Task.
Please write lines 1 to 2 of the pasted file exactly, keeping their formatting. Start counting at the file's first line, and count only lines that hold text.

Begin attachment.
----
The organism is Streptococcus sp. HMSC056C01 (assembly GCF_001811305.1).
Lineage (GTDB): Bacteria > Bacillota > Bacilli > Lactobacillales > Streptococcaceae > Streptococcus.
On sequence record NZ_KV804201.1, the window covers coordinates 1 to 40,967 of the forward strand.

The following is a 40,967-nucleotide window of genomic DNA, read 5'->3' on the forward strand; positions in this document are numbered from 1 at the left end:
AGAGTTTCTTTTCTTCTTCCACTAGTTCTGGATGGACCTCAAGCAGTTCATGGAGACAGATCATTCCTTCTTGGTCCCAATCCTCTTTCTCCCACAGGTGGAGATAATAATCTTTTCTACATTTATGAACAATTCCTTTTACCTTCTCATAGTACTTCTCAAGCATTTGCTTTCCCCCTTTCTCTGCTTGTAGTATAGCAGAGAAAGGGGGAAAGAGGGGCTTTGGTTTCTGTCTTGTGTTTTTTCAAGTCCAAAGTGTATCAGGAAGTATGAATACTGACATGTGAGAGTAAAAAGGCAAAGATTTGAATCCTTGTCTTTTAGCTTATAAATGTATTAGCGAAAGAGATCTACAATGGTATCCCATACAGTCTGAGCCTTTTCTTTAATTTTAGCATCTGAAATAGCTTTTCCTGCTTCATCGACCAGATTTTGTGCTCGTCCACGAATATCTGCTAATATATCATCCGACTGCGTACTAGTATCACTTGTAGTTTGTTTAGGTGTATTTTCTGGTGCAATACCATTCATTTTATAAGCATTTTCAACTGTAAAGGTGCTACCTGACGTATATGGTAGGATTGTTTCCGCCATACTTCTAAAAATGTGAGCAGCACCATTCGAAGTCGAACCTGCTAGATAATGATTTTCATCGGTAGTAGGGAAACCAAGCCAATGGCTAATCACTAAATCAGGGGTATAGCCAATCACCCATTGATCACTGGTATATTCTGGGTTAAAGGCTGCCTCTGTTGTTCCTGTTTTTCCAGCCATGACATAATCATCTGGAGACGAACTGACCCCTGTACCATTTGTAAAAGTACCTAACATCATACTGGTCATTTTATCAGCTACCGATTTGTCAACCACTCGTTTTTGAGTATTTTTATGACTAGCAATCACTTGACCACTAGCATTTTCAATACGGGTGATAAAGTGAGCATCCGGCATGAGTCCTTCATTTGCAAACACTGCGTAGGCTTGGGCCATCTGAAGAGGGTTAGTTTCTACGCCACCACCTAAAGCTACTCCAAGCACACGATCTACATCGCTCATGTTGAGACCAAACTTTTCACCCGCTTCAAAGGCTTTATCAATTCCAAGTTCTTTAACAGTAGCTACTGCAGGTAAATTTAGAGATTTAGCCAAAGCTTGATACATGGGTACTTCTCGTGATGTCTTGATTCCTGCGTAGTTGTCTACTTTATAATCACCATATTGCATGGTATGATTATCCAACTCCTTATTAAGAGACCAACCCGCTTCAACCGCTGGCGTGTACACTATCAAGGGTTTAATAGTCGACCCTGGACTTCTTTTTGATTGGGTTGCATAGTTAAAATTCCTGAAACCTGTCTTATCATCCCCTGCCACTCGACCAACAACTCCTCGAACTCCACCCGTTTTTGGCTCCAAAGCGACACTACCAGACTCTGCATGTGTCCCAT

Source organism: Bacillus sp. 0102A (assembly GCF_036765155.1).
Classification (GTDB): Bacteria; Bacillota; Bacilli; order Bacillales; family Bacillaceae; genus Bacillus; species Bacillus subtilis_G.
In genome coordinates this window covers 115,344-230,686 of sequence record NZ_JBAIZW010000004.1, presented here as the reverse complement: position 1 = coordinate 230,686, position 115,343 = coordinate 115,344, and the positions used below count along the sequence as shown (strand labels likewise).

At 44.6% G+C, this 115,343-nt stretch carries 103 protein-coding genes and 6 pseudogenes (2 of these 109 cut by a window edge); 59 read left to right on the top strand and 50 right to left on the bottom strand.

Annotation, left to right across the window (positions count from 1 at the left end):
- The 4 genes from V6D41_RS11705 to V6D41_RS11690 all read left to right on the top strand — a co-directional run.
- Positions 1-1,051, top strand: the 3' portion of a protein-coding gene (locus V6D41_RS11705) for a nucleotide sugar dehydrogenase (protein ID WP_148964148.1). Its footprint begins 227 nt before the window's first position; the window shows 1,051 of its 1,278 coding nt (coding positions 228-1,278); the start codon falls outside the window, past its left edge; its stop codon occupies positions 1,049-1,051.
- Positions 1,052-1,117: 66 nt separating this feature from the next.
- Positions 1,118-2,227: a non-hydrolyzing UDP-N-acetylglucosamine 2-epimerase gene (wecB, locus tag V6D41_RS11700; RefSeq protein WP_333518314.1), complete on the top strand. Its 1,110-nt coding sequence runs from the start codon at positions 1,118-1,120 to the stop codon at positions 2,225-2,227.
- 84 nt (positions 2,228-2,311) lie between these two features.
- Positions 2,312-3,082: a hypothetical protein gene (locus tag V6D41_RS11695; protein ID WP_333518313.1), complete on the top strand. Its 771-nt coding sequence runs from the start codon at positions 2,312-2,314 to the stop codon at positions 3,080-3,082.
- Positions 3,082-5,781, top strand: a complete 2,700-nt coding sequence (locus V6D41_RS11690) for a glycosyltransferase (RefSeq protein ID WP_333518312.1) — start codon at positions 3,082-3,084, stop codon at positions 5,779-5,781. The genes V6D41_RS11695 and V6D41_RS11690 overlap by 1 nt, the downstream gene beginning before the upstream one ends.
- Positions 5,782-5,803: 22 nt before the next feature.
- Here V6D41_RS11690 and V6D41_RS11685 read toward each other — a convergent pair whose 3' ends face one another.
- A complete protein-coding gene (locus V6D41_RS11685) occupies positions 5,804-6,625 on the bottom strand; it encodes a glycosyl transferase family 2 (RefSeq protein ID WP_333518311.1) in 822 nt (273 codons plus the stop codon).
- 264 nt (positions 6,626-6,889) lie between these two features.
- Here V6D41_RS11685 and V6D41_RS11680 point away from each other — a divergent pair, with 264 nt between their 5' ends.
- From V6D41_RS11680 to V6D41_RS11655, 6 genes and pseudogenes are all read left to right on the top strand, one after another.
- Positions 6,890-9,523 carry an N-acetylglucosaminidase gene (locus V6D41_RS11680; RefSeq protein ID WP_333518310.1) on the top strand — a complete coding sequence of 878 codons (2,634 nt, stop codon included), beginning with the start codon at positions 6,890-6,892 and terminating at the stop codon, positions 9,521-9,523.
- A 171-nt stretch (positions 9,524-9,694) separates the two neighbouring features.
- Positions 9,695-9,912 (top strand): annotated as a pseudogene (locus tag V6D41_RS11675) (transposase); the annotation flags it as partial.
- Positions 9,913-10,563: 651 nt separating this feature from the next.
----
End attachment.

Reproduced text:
The organism is Streptococcus sp. HMSC056C01 (assembly GCF_001811305.1).
Lineage (GTDB): Bacteria > Bacillota > Bacilli > Lactobacillales > Streptococcaceae > Streptococcus.